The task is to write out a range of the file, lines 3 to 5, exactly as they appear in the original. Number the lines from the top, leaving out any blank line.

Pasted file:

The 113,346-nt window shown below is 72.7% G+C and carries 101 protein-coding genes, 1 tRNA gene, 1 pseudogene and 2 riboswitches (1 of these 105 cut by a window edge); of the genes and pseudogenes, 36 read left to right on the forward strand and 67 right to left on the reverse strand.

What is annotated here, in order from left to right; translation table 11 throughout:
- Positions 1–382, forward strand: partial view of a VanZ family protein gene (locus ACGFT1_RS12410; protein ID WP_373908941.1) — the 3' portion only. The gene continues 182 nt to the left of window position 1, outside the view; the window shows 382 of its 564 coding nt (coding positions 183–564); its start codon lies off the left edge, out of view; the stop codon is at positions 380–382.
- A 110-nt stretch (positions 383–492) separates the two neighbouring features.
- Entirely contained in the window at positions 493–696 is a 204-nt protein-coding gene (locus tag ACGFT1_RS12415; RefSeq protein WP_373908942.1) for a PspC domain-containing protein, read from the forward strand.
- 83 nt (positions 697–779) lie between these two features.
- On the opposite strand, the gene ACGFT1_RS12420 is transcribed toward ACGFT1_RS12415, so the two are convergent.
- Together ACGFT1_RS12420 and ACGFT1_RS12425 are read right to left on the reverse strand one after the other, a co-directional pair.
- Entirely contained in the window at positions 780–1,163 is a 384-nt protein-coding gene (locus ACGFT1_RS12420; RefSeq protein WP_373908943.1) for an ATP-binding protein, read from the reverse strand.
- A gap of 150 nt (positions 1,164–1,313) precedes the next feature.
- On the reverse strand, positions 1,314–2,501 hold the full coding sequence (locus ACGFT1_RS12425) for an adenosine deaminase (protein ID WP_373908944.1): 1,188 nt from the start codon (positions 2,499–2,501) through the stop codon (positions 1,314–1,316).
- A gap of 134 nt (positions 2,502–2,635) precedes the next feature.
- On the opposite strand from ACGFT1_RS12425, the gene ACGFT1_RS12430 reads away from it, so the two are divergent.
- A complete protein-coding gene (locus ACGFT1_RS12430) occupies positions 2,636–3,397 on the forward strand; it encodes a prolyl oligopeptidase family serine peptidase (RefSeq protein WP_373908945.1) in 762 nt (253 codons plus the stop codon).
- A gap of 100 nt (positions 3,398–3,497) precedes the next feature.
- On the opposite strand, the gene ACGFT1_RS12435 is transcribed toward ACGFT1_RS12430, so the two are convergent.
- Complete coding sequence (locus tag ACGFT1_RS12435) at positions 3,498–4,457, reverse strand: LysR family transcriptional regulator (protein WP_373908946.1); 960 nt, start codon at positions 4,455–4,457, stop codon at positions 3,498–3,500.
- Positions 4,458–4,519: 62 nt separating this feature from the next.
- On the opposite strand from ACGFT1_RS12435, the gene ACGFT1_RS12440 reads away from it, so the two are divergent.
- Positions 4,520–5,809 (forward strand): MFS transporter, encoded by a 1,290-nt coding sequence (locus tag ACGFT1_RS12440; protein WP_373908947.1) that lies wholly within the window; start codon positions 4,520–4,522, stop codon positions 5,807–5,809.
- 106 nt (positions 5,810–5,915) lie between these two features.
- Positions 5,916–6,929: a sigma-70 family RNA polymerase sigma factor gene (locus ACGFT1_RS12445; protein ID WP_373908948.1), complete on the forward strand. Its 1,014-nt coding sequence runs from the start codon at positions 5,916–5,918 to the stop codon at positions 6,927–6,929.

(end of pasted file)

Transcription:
- Positions 1–382, forward strand: partial view of a VanZ family protein gene (locus ACGFT1_RS12410; protein ID WP_373908941.1) — the 3' portion only. The gene continues 182 nt to the left of window position 1, outside the view; the window shows 382 of its 564 coding nt (coding positions 183–564); its start codon lies off the left edge, out of view; the stop codon is at positions 380–382.
- A 110-nt stretch (positions 383–492) separates the two neighbouring features.
- Entirely contained in the window at positions 493–696 is a 204-nt protein-coding gene (locus tag ACGFT1_RS12415; RefSeq protein WP_373908942.1) for a PspC domain-containing protein, read from the forward strand.